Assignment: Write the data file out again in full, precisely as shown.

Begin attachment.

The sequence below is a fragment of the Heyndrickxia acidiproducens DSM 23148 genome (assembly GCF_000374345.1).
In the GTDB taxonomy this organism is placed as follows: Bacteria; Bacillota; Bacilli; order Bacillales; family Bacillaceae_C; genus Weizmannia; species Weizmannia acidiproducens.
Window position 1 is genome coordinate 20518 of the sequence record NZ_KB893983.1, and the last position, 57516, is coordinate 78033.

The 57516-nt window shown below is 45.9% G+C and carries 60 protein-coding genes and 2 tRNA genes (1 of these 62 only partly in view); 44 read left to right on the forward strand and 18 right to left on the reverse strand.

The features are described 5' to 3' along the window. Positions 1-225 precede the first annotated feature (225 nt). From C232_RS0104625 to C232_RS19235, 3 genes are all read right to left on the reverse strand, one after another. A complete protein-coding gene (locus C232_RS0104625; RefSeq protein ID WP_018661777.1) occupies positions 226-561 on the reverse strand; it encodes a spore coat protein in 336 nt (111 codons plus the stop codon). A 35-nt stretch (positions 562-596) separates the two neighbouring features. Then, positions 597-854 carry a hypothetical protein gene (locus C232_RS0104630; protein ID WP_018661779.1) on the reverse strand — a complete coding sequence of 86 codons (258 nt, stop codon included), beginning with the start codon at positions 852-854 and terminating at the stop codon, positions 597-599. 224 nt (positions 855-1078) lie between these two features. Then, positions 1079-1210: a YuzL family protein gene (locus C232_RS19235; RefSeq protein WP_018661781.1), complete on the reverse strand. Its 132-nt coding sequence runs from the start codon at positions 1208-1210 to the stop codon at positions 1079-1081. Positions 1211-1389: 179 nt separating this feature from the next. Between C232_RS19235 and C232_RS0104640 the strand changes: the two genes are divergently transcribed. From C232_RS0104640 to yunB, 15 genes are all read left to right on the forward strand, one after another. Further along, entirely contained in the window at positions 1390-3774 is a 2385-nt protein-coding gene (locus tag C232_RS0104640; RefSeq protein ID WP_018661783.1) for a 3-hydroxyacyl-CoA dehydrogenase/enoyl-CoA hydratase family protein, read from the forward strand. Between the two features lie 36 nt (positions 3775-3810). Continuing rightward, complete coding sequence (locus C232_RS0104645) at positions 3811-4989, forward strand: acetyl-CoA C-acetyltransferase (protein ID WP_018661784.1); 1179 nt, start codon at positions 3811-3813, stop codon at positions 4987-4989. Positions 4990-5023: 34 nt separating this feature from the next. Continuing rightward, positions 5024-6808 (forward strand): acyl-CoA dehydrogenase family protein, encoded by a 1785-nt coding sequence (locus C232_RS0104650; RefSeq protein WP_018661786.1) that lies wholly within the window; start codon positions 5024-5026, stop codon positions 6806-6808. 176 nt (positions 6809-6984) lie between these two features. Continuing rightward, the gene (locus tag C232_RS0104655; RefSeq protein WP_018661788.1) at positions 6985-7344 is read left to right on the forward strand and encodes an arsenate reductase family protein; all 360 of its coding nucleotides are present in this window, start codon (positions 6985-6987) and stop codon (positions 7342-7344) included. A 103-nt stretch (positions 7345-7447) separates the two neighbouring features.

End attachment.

The sequence below is a fragment of the Heyndrickxia acidiproducens DSM 23148 genome (assembly GCF_000374345.1).
In the GTDB taxonomy this organism is placed as follows: Bacteria; Bacillota; Bacilli; order Bacillales; family Bacillaceae_C; genus Weizmannia; species Weizmannia acidiproducens.
Window position 1 is genome coordinate 20518 of the sequence record NZ_KB893983.1, and the last position, 57516, is coordinate 78033.

The 57516-nt window shown below is 45.9% G+C and carries 60 protein-coding genes and 2 tRNA genes (1 of these 62 only partly in view); 44 read left to right on the forward strand and 18 right to left on the reverse strand.

The features are described 5' to 3' along the window. Positions 1-225 precede the first annotated feature (225 nt). From C232_RS0104625 to C232_RS19235, 3 genes are all read right to left on the reverse strand, one after another. A complete protein-coding gene (locus C232_RS0104625; RefSeq protein ID WP_018661777.1) occupies positions 226-561 on the reverse strand; it encodes a spore coat protein in 336 nt (111 codons plus the stop codon). A 35-nt stretch (positions 562-596) separates the two neighbouring features. Then, positions 597-854 carry a hypothetical protein gene (locus C232_RS0104630; protein ID WP_018661779.1) on the reverse strand — a complete coding sequence of 86 codons (258 nt, stop codon included), beginning with the start codon at positions 852-854 and terminating at the stop codon, positions 597-599. 224 nt (positions 855-1078) lie between these two features. Then, positions 1079-1210: a YuzL family protein gene (locus C232_RS19235; RefSeq protein WP_018661781.1), complete on the reverse strand. Its 132-nt coding sequence runs from the start codon at positions 1208-1210 to the stop codon at positions 1079-1081. Positions 1211-1389: 179 nt separating this feature from the next. Between C232_RS19235 and C232_RS0104640 the strand changes: the two genes are divergently transcribed. From C232_RS0104640 to yunB, 15 genes are all read left to right on the forward strand, one after another. Further along, entirely contained in the window at positions 1390-3774 is a 2385-nt protein-coding gene (locus tag C232_RS0104640; RefSeq protein ID WP_018661783.1) for a 3-hydroxyacyl-CoA dehydrogenase/enoyl-CoA hydratase family protein, read from the forward strand. Between the two features lie 36 nt (positions 3775-3810). Continuing rightward, complete coding sequence (locus C232_RS0104645) at positions 3811-4989, forward strand: acetyl-CoA C-acetyltransferase (protein ID WP_018661784.1); 1179 nt, start codon at positions 3811-3813, stop codon at positions 4987-4989. Positions 4990-5023: 34 nt separating this feature from the next. Continuing rightward, positions 5024-6808 (forward strand): acyl-CoA dehydrogenase family protein, encoded by a 1785-nt coding sequence (locus C232_RS0104650; RefSeq protein WP_018661786.1) that lies wholly within the window; start codon positions 5024-5026, stop codon positions 6806-6808. 176 nt (positions 6809-6984) lie between these two features. Continuing rightward, the gene (locus tag C232_RS0104655; RefSeq protein WP_018661788.1) at positions 6985-7344 is read left to right on the forward strand and encodes an arsenate reductase family protein; all 360 of its coding nucleotides are present in this window, start codon (positions 6985-6987) and stop codon (positions 7342-7344) included. A 103-nt stretch (positions 7345-7447) separates the two neighbouring features.